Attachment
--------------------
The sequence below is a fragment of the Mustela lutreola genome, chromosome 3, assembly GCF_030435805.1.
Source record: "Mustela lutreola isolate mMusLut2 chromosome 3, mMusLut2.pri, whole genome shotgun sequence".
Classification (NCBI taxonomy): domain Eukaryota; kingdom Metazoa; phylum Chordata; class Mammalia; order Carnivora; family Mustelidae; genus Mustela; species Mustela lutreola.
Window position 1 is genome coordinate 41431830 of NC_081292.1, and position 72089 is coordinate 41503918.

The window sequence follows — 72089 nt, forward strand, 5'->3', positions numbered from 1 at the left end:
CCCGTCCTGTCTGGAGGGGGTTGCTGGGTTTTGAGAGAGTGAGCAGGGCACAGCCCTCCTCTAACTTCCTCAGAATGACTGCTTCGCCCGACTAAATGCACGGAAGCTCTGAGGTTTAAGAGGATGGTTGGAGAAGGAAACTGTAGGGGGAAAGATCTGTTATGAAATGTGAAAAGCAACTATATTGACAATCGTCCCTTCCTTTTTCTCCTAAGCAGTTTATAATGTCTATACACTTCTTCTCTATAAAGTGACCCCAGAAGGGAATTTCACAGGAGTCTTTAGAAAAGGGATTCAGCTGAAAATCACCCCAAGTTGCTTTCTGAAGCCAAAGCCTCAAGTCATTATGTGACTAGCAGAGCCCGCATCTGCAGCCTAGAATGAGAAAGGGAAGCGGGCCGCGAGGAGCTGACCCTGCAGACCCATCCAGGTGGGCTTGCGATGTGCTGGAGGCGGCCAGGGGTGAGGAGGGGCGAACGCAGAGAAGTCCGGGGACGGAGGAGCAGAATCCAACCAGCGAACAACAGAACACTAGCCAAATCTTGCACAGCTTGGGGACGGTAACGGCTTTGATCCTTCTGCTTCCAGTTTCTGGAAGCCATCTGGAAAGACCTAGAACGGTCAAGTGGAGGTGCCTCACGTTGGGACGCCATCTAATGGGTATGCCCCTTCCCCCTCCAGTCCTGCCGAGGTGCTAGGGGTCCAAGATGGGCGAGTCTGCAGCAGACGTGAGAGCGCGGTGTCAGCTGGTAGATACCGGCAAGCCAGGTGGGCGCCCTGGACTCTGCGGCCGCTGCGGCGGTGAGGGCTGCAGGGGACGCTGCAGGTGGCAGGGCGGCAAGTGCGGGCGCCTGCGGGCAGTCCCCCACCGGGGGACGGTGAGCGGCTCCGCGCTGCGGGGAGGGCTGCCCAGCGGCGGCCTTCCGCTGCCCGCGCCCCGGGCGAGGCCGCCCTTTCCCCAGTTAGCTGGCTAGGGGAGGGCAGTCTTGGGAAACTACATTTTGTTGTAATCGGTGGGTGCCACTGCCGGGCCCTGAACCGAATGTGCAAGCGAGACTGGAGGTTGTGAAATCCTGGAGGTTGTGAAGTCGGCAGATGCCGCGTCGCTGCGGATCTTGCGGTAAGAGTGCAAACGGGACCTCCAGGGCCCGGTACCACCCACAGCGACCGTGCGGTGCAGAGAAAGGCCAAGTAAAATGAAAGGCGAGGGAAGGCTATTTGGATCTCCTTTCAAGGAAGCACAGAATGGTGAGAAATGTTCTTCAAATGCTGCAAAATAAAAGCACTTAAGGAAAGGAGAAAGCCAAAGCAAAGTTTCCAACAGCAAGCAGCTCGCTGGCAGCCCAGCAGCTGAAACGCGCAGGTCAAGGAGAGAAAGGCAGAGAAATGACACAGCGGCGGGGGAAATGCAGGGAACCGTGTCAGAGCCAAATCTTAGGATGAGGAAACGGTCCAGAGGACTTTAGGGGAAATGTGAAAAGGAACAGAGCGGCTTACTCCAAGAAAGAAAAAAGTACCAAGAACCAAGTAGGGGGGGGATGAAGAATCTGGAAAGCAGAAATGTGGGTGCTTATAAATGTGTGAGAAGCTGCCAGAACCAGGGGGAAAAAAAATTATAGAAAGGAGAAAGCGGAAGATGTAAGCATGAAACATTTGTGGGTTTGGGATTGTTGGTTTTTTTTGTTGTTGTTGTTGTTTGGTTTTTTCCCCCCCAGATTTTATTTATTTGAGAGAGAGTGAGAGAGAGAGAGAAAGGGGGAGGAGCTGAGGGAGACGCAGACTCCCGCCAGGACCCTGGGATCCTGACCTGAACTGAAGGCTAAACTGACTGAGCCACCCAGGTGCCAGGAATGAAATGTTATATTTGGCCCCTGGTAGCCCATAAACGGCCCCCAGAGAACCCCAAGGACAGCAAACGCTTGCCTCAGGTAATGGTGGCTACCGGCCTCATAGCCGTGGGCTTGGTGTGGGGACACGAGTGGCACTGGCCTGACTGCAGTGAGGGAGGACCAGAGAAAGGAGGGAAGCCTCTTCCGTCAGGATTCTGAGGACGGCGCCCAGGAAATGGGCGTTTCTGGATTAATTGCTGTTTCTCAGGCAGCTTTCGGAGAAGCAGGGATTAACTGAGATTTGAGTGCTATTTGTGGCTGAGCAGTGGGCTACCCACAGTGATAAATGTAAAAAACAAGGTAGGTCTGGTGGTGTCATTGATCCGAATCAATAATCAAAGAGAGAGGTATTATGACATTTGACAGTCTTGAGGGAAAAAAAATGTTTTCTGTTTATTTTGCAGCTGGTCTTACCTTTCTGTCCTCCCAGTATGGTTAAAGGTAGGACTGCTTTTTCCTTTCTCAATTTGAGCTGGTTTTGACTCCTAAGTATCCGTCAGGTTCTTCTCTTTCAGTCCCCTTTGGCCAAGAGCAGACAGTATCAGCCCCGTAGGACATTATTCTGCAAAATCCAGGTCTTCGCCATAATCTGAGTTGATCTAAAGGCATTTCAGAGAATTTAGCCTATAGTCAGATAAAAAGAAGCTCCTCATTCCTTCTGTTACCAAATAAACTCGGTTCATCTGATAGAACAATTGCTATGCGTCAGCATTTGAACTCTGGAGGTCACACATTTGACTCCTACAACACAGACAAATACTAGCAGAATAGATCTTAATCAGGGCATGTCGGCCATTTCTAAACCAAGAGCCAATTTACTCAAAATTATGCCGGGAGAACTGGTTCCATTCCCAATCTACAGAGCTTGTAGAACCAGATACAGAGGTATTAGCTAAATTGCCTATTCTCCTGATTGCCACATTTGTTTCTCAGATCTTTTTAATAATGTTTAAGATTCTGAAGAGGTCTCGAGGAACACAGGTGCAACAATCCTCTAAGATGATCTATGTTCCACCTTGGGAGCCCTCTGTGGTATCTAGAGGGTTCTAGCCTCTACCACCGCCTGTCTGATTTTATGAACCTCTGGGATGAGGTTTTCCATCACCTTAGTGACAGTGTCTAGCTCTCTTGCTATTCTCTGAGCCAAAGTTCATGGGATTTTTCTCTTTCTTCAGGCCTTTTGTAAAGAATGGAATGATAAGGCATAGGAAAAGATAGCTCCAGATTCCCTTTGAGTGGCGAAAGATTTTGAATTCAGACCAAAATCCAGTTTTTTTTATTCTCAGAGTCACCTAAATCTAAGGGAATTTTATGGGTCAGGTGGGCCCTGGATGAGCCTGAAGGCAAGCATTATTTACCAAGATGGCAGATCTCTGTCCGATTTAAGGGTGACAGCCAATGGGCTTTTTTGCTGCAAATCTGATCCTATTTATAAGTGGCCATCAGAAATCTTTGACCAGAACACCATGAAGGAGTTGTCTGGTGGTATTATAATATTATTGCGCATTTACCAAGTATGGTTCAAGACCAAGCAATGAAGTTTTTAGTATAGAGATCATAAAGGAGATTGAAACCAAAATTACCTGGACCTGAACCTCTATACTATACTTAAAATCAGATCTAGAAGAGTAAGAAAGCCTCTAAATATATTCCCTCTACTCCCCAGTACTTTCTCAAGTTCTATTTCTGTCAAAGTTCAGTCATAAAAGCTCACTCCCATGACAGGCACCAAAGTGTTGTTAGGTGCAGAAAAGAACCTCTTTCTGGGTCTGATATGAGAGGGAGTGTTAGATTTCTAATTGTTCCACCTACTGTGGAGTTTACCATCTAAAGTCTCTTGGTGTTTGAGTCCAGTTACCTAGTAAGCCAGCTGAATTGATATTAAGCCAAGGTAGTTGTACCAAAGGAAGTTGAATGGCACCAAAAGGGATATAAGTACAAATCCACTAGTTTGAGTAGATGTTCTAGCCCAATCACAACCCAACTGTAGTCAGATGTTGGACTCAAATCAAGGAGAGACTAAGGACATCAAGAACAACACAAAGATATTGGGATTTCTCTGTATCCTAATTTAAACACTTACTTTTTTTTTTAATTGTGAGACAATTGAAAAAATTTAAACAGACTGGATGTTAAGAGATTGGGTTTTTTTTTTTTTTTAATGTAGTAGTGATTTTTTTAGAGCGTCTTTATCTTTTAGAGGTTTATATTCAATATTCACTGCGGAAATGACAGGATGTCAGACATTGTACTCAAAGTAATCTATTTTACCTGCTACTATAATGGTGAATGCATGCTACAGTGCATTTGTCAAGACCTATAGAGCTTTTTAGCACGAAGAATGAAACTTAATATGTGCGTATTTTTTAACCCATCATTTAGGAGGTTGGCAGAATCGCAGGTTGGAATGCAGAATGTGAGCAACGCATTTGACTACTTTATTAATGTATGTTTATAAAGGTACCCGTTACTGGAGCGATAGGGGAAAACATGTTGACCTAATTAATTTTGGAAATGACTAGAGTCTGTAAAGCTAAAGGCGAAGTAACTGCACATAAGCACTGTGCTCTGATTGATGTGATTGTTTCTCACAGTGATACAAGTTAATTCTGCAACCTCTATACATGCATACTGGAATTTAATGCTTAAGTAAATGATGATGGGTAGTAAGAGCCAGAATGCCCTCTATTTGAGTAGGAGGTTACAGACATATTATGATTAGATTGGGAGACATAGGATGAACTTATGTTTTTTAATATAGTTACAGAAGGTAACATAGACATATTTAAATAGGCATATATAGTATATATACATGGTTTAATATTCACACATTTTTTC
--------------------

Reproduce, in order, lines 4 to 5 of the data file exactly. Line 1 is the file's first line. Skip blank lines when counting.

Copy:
Window position 1 is genome coordinate 41431830 of NC_081292.1, and position 72089 is coordinate 41503918.

The window sequence follows — 72089 nt, forward strand, 5'->3', positions numbered from 1 at the left end: